Earth may once have had more than one moon, most probably two more, NASA scientists think.
Prevailing scientific consensus holds that the existing Moon was formed when a Mars-sized planet collided with the Earth 4.5 billion years ago, when the solar system was very young.
So much matter would have been thrown up into space that it recollected under its own gravity to form the Moon, which for millions of years would have glowed red-hot as the molten rock from the planetary collision cooled.
However, researchers Jack J. Lissauer of NASA's Ames Research Center near Mountain View, Calif., and John E. Chambers of the Carnegie Institution of Washington figure quite a bit of that ejected matter would have recollected into two other small moons at the so-called "Lagrangian points" or "Trojan points."
Those are fixed places in the Moon's orbit around the Earth where the gravity of both large bodies would keep smaller objects in stable positions.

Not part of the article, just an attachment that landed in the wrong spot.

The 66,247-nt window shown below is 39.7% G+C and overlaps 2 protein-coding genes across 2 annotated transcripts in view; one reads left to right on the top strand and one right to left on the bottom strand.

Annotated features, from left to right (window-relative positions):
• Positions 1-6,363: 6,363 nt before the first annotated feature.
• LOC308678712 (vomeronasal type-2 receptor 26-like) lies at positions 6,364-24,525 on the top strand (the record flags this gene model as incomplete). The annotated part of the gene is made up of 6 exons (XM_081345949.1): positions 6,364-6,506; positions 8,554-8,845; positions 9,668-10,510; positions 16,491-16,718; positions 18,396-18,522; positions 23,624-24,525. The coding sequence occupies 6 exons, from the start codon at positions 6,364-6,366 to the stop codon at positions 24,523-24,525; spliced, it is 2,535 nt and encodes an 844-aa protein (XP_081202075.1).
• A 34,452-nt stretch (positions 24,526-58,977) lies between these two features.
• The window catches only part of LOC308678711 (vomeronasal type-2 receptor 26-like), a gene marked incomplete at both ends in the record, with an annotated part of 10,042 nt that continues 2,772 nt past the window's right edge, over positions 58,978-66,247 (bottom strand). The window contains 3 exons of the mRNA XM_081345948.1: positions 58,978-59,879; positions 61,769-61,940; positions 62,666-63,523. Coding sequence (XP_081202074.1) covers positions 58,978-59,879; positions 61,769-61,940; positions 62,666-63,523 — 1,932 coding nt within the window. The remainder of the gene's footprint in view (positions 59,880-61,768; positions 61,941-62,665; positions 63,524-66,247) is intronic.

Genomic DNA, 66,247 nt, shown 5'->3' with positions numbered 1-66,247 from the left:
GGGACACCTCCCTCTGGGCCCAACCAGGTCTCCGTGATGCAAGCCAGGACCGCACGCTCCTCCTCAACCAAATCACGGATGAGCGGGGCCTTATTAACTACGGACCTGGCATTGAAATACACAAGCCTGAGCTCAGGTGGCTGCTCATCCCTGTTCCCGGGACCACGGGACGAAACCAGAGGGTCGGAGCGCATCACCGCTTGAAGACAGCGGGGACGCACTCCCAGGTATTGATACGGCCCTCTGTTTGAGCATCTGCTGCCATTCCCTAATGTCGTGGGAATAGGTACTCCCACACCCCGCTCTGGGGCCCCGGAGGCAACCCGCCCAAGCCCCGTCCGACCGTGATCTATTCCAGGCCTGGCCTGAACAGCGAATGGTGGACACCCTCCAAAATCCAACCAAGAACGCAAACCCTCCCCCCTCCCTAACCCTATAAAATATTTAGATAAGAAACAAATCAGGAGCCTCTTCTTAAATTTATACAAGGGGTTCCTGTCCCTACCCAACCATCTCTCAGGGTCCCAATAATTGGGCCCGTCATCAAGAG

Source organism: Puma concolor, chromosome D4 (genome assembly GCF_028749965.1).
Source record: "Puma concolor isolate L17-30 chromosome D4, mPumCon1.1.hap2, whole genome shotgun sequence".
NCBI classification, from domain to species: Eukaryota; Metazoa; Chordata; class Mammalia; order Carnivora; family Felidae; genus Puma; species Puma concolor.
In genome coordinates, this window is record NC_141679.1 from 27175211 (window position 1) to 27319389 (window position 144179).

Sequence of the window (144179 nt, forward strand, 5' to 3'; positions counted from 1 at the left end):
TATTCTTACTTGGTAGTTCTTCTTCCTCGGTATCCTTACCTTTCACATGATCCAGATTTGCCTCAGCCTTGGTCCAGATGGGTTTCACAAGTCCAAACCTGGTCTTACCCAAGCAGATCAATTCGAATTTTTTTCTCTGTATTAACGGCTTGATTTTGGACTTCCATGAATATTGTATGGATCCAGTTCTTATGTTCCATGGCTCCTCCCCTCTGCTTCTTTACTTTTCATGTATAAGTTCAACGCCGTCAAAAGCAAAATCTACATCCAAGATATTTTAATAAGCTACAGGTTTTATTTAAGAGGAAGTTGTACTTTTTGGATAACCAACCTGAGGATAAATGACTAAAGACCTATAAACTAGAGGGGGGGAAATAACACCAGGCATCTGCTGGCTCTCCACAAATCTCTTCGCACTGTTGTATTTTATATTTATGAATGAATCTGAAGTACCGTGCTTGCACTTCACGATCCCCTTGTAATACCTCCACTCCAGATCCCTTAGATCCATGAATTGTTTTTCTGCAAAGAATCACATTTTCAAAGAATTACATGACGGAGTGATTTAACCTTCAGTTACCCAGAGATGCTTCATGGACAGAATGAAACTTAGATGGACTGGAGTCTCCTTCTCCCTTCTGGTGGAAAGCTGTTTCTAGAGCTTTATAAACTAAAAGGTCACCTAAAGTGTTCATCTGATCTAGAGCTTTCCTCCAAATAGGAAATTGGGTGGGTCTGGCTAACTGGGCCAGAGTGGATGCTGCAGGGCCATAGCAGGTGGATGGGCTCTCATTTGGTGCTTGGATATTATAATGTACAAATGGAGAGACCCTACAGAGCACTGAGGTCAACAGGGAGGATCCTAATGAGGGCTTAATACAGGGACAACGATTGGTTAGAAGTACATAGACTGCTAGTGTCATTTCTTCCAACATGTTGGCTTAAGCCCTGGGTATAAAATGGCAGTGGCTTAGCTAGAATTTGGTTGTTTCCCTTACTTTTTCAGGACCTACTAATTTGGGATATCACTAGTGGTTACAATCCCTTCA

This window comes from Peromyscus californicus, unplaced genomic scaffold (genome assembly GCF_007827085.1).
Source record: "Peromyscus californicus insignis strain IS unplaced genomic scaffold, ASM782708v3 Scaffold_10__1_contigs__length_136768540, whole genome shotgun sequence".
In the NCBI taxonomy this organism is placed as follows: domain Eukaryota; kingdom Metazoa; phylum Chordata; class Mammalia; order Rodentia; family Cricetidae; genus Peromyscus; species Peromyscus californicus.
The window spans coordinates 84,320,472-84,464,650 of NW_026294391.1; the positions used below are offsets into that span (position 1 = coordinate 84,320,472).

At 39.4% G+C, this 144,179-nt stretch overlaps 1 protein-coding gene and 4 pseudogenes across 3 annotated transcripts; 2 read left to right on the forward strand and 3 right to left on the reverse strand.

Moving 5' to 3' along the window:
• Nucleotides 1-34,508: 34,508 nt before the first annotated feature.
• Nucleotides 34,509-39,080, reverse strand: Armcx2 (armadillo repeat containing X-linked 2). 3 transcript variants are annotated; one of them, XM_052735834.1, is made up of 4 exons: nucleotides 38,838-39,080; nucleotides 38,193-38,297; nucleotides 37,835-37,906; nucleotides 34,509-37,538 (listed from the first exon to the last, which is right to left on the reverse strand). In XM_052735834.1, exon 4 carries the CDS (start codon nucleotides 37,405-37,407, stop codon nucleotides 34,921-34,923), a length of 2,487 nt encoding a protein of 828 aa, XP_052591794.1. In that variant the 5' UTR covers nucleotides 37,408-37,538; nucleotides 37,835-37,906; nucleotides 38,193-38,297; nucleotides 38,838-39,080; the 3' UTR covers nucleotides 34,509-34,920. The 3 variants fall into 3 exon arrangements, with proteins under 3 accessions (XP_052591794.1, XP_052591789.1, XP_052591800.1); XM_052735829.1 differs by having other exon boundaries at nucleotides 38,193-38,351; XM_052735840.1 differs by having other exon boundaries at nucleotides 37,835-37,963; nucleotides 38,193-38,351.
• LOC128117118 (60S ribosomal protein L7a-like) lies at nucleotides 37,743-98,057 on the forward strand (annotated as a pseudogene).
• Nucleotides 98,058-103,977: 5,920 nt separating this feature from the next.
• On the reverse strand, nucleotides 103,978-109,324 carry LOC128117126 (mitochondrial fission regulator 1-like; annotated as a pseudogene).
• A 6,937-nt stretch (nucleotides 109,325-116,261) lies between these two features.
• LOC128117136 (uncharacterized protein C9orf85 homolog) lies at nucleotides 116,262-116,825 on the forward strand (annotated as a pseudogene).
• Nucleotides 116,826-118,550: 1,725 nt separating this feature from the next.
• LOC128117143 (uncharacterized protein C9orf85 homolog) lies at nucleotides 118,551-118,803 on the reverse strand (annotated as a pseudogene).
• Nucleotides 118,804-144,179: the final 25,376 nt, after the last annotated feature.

"The giant impact that likely led to the formation of the Moon launched a lot of material into Earth orbit, and some could well have been caught in the Lagrangian points," Lissauer tells New Scientist magazine.
For example, there are two groups of asteroids in the Lagrangian points of Jupiter's orbit around the Sun — one called the "Greek camp" leads the giant planet by 60 degrees in its circular orbit, while the other group, dubbed the "Trojan camp," follows 60 degrees behind.
Lissauer and Chambers figure the two small moons would have orbited Earth for about 100 million years before the slight gravitational tugs from the solar system's other planets sent them spiraling off course, either to crash into the Moon or Earth or to drift off into space.
In a separate study, astrophysicist Matija Cuk of the University of British Columbia thinks the smallest possible moons, those only a few dozen miles across, could have lasted for up to a billion years at the Lagrangian points in the Moon's orbit.
"They would have looked more like Jupiter or Venus in the sky than a satellite," Cuk said to New Scientist. "They would have resembled very bright stars."